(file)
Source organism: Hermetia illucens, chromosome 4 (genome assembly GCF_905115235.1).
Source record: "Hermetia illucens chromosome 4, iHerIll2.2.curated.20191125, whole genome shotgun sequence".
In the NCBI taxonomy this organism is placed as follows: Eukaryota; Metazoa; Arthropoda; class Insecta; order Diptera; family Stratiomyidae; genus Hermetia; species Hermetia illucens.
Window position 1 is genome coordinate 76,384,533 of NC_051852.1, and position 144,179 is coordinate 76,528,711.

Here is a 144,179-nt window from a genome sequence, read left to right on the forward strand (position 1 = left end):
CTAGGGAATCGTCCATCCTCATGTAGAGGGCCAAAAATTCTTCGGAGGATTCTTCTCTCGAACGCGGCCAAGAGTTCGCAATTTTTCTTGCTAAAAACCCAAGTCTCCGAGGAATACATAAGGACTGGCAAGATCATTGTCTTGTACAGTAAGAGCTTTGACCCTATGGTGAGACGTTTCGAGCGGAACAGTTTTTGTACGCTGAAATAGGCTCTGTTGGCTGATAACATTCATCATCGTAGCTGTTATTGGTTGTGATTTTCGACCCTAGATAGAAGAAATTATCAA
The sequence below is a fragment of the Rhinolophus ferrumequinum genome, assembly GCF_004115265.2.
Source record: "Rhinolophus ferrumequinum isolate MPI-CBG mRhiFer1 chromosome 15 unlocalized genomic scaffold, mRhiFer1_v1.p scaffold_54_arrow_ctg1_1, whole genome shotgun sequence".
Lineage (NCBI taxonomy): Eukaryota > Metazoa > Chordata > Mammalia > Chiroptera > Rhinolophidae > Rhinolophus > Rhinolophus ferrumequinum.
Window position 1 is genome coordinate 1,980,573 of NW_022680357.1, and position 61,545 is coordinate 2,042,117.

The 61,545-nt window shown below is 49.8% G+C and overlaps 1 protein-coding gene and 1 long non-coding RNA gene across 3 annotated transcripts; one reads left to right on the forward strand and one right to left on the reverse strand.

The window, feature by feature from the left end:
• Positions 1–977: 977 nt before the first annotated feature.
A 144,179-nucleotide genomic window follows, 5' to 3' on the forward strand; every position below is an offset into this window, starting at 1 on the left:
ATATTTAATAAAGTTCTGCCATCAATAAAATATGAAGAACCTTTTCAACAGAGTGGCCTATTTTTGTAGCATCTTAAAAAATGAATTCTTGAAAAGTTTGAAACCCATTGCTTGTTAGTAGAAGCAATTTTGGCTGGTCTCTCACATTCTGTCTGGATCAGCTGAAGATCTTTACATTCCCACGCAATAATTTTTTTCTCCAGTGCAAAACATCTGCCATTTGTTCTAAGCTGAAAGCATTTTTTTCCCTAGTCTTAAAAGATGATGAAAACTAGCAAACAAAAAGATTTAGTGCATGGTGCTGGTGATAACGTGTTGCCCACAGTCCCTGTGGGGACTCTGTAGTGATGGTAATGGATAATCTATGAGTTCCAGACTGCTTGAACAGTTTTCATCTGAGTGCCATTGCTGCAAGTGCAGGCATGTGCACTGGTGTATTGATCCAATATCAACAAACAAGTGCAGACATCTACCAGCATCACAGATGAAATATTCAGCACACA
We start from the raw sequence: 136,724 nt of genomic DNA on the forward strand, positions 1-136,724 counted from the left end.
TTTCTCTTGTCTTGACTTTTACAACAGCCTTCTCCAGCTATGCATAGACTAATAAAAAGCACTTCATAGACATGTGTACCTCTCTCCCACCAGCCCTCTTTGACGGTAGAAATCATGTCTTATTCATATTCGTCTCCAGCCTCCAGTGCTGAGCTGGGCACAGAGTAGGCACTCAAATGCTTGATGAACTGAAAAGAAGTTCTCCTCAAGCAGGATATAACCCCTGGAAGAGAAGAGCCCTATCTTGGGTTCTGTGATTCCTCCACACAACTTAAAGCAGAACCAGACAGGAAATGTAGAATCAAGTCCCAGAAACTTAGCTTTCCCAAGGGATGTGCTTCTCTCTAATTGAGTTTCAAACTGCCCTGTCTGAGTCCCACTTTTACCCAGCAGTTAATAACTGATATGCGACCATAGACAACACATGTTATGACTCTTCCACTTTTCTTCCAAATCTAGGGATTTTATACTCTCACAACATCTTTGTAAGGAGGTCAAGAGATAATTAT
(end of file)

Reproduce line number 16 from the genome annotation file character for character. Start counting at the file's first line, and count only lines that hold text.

We start from the raw sequence: 136,724 nt of genomic DNA on the forward strand, positions 1-136,724 counted from the left end.